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Measuring Patients’ Experience of Hospital Care. Angela Coulter Picker Institute Europe [email protected] Three Perspectives on Quality. Professional: technical competence, clinical outcomes Management: cost-effectiveness, risk management, service development

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Measuring Patients’ Experience of Hospital Care

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Measuring patients experience of hospital care l.jpg

Measuring Patients’ Experience of Hospital Care

Angela Coulter

Picker Institute Europe

[email protected]


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Three Perspectives on Quality

  • Professional: technical competence, clinical outcomes

  • Management: cost-effectiveness, risk management, service development

  • Patient: access, responsiveness, communication, symptom relief, health status, quality-of-life


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Why measure patients’ experience of health care?

  • To assist local quality improvement

  • For national performance assessment

  • For strategic policy-making

  • To build public confidence

  • To inform purchasers

  • To inform patients

  • To compare health systems


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Measuring patients’ experience

  • Focus on recent personal experience

  • Ask patients about what is important to them (focus groups and interviews)

  • Ask patients to report on what happened, NOT how satisfied they were (surveys)

  • Feed back actionable results


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Overall, how would you rate the care you received?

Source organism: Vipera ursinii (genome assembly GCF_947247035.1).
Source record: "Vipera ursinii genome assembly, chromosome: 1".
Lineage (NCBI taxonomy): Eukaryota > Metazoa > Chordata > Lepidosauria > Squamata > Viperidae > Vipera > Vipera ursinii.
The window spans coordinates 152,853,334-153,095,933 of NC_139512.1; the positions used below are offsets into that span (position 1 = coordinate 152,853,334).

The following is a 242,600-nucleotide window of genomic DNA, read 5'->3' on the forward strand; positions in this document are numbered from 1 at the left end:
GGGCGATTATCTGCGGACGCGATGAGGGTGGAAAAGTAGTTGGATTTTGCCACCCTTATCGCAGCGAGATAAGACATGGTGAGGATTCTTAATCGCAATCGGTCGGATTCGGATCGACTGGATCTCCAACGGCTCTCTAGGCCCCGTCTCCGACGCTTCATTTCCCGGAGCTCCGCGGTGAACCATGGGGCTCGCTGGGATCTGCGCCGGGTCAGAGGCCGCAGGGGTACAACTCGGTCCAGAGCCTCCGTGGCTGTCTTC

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Reporting Questions

  • A&E care disorganised38%

  • Reason for delay not explained6%

  • Staff gave conflicting information23%

  • Doctors talked as if I wasn’t there30%

  • Had to wait too long for pain medicine9%

  • Risks and benefits not discussed 24%

  • Not told when to resume activities60%


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Picker Surveys of Patients’ Experience

  • Access to care

  • Respect for patients’ preferences

  • Co-ordination of care

  • Information and education

  • Physical comfort

  • Emotional support

  • Involvement of family and friends

  • Continuity and transition


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Questionnaire Development

  • Define scope of survey

  • Review literature

  • Focus groups – professionals and patients

  • Cognitive interviews with patients

  • Two stage pilot testing

  • Validation tests and scale development


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Implementation

  • Random samples of patients

  • Detailed self completion questionnaires

  • Mailed 2 – 4 weeks after discharge

  • Two reminders to non-responders

  • Response rates of 60 - 70%

  • Problem scores and dimensions